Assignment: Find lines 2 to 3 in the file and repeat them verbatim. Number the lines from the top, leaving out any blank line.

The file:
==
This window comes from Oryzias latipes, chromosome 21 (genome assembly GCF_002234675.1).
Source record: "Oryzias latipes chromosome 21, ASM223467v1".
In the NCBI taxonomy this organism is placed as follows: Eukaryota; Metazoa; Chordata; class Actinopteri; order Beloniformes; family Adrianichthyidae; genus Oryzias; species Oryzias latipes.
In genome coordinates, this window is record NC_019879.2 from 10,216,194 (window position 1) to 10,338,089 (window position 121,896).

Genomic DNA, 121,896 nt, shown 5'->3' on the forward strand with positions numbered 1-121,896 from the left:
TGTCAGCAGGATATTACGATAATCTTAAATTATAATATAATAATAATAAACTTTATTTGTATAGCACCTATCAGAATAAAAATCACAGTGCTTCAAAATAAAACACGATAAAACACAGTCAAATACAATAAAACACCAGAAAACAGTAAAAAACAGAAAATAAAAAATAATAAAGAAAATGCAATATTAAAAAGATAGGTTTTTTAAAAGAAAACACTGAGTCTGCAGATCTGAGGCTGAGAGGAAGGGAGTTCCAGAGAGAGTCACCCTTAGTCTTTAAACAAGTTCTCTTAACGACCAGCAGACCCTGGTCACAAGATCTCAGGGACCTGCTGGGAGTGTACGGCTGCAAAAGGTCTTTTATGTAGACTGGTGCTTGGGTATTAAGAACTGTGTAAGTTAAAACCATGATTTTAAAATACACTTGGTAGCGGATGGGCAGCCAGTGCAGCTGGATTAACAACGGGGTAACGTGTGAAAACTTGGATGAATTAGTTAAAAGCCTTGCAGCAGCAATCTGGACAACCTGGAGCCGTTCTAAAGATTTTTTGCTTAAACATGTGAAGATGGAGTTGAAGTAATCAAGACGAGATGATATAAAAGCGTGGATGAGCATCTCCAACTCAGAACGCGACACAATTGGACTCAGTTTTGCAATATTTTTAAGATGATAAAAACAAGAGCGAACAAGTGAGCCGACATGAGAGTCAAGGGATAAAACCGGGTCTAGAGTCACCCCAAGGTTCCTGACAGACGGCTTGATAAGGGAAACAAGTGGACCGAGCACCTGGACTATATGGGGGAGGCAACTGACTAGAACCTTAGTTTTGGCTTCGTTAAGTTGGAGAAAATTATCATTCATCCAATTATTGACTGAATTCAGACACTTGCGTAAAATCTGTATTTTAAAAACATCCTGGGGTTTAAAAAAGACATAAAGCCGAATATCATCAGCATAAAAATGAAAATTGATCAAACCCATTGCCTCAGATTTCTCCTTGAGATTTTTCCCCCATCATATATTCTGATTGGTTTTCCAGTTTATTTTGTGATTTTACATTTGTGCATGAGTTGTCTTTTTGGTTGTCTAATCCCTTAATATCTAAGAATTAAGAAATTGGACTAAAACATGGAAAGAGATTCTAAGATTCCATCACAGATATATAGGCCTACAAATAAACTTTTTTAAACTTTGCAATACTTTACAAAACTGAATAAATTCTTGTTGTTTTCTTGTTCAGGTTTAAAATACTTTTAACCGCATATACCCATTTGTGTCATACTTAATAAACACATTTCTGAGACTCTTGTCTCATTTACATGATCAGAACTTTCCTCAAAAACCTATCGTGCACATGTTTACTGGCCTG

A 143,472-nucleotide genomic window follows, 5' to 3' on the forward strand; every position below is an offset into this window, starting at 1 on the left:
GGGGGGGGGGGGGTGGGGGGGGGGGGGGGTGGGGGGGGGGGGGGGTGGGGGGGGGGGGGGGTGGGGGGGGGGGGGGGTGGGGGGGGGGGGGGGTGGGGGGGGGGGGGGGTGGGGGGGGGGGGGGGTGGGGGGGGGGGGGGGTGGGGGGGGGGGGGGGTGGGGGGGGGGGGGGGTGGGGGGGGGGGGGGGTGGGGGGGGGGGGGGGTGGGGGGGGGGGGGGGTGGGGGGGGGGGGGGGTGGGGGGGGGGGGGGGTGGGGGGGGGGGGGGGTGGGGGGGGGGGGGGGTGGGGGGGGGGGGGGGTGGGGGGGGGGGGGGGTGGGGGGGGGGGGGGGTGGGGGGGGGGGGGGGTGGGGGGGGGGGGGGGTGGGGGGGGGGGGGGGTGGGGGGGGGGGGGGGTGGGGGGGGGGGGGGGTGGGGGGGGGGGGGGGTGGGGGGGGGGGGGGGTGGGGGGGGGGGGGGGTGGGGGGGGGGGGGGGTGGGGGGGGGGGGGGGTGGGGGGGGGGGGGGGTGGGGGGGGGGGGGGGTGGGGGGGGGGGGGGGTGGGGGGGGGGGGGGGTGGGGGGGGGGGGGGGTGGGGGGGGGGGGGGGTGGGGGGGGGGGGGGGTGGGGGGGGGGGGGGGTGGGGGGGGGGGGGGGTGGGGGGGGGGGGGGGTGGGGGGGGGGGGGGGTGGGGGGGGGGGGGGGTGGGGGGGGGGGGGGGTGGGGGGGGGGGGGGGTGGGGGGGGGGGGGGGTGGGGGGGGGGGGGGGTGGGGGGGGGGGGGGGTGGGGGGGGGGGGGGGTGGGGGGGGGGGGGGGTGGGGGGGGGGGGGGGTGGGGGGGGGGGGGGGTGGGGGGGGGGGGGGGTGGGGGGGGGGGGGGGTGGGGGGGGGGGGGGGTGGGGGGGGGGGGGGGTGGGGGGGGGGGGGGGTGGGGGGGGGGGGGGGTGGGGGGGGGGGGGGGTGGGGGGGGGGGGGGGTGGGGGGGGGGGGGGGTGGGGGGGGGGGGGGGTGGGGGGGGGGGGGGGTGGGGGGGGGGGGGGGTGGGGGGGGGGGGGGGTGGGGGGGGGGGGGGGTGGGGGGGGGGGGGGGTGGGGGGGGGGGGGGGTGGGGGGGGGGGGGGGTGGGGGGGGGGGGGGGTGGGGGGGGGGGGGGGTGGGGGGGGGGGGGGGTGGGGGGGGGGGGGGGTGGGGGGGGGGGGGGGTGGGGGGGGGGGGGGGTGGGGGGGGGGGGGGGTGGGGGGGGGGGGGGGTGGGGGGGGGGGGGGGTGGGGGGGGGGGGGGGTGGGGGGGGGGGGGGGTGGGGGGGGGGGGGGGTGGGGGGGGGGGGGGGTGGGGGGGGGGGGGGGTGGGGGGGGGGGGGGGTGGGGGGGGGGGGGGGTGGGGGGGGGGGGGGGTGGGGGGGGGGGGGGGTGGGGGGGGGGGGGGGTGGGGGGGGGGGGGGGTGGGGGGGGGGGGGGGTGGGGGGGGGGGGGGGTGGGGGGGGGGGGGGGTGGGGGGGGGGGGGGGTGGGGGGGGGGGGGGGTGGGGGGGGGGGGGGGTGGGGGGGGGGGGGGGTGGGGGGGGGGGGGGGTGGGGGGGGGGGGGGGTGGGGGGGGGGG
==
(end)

Source record: "Oryzias latipes chromosome 21, ASM223467v1".
In the NCBI taxonomy this organism is placed as follows: Eukaryota; Metazoa; Chordata; class Actinopteri; order Beloniformes; family Adrianichthyidae; genus Oryzias; species Oryzias latipes.